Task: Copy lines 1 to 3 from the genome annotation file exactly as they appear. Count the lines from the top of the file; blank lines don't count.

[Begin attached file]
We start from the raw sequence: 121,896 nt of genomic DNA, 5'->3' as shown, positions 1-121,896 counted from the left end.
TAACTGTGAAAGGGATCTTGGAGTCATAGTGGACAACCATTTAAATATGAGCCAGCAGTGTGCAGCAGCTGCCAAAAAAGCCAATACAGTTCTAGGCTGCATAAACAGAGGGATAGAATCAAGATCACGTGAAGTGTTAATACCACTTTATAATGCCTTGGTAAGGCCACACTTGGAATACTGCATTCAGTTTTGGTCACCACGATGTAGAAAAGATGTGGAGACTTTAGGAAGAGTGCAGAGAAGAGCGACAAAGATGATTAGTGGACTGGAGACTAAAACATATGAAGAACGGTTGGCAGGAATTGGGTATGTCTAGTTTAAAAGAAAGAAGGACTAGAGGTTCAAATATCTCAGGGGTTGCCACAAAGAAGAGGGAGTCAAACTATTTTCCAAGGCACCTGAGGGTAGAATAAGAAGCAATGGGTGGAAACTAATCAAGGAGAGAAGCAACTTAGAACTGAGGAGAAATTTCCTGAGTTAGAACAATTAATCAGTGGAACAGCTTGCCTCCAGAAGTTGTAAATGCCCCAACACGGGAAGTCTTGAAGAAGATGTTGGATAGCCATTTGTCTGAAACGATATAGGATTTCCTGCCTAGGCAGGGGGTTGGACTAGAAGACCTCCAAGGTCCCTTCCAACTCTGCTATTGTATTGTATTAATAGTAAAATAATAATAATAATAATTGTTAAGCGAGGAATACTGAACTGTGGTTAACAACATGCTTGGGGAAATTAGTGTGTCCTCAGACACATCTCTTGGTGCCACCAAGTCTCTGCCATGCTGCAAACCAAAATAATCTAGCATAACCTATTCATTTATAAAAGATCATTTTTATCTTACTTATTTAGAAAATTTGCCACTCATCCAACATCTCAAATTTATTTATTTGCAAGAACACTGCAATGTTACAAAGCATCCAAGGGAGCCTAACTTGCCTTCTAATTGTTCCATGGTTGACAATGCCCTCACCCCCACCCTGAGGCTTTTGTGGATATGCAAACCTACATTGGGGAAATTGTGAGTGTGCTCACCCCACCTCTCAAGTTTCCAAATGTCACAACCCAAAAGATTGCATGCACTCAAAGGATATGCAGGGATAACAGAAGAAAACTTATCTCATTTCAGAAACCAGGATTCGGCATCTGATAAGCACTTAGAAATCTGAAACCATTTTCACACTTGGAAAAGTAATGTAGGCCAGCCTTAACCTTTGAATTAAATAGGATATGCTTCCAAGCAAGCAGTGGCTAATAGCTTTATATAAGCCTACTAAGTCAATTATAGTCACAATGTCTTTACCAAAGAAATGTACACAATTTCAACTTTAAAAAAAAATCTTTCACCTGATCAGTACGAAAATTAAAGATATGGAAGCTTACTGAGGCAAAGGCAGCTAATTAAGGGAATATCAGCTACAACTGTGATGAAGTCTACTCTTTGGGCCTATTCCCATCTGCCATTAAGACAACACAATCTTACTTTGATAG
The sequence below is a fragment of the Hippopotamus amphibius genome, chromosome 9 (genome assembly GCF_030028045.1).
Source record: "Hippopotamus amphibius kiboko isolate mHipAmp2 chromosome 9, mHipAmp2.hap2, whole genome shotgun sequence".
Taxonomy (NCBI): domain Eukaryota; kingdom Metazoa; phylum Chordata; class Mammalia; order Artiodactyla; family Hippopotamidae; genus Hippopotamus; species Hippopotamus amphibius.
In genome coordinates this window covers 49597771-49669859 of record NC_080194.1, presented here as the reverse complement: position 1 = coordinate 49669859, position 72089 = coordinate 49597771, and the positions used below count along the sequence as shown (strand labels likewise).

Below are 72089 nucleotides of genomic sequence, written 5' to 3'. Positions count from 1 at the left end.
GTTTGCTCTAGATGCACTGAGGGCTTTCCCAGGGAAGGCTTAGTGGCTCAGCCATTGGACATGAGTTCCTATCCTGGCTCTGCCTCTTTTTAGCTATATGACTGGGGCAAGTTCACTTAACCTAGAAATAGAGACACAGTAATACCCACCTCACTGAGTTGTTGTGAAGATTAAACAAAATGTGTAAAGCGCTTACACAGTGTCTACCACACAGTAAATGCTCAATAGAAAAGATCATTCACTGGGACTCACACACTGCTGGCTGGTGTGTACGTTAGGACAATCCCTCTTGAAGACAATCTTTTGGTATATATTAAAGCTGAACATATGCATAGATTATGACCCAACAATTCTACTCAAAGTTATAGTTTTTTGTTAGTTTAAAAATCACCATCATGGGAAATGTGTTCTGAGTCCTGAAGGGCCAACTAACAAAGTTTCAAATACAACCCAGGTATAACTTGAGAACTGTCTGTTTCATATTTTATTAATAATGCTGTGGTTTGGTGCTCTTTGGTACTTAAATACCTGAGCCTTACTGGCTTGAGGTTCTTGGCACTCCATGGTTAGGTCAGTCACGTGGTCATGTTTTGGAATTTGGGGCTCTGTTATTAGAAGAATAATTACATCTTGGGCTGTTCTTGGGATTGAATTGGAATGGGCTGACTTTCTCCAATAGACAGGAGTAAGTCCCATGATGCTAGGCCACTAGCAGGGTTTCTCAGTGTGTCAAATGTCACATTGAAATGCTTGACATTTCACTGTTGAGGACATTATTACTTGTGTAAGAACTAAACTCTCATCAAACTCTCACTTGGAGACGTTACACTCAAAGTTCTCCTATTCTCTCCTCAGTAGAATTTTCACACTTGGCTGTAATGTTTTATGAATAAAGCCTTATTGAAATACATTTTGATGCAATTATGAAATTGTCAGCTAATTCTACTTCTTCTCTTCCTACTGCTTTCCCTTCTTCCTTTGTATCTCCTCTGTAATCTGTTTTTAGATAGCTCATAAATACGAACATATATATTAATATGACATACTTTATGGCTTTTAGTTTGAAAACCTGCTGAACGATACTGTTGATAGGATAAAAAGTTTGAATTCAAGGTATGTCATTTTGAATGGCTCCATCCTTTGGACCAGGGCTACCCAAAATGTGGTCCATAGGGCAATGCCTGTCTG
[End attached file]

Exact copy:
We start from the raw sequence: 121,896 nt of genomic DNA, 5'->3' as shown, positions 1-121,896 counted from the left end.
TAACTGTGAAAGGGATCTTGGAGTCATAGTGGACAACCATTTAAATATGAGCCAGCAGTGTGCAGCAGCTGCCAAAAAAGCCAATACAGTTCTAGGCTGCATAAACAGAGGGATAGAATCAAGATCACGTGAAGTGTTAATACCACTTTATAATGCCTTGGTAAGGCCACACTTGGAATACTGCATTCAGTTTTGGTCACCACGATGTAGAAAAGATGTGGAGACTTTAGGAAGAGTGCAGAGAAGAGCGACAAAGATGATTAGTGGACTGGAGACTAAAACATATGAAGAACGGTTGGCAGGAATTGGGTATGTCTAGTTTAAAAGAAAGAAGGACTAGAGGTTCAAATATCTCAGGGGTTGCCACAAAGAAGAGGGAGTCAAACTATTTTCCAAGGCACCTGAGGGTAGAATAAGAAGCAATGGGTGGAAACTAATCAAGGAGAGAAGCAACTTAGAACTGAGGAGAAATTTCCTGAGTTAGAACAATTAATCAGTGGAACAGCTTGCCTCCAGAAGTTGTAAATGCCCCAACACGGGAAGTCTTGAAGAAGATGTTGGATAGCCATTTGTCTGAAACGATATAGGATTTCCTGCCTAGGCAGGGGGTTGGACTAGAAGACCTCCAAGGTCCCTTCCAACTCTGCTATTGTATTGTATTAATAGTAAAATAATAATAATAATAATTGTTAAGCGAGGAATACTGAACTGTGGTTAACAACATGCTTGGGGAAATTAGTGTGTCCTCAGACACATCTCTTGGTGCCACCAAGTCTCTGCCATGCTGCAAACCAAAATAATCTAGCATAACCTATTCATTTATAAAAGATCATTTTTATCTTACTTATTTAGAAAATTTGCCACTCATCCAACATCTCAAATTTATTTATTTGCAAGAACACTGCAATGTTACAAAGCATCCAAGGGAGCCTAACTTGCCTTCTAATTGTTCCATGGTTGACAATGCCCTCACCCCCACCCTGAGGCTTTTGTGGATATGCAAACCTACATTGGGGAAATTGTGAGTGTGCTCACCCCACCTCTCAAGTTTCCAAATGTCACAACCCAAAAGATTGCATGCACTCAAAGGATATGCAGGGATAACAGAAGAAAACTTATCTCATTTCAGAAACCAGGATTCGGCATCTGATAAGCACTTAGAAATCTGAAACCATTTTCACACTTGGAAAAGTAATGTAGGCCAGCCTTAACCTTTGAATTAAATAGGATATGCTTCCAAGCAAGCAGTGGCTAATAGCTTTATATAAGCCTACTAAGTCAATTATAGTCACAATGTCTTTACCAAAGAAATGTACACAATTTCAACTTTAAAAAAAAATCTTTCACCTGATCAGTACGAAAATTAAAGATATGGAAGCTTACTGAGGCAAAGGCAGCTAATTAAGGGAATATCAGCTACAACTGTGATGAAGTCTACTCTTTGGGCCTATTCCCATCTGCCATTAAGACAACACAATCTTACTTTGATAG
The sequence below is a fragment of the Hippopotamus amphibius genome, chromosome 9 (genome assembly GCF_030028045.1).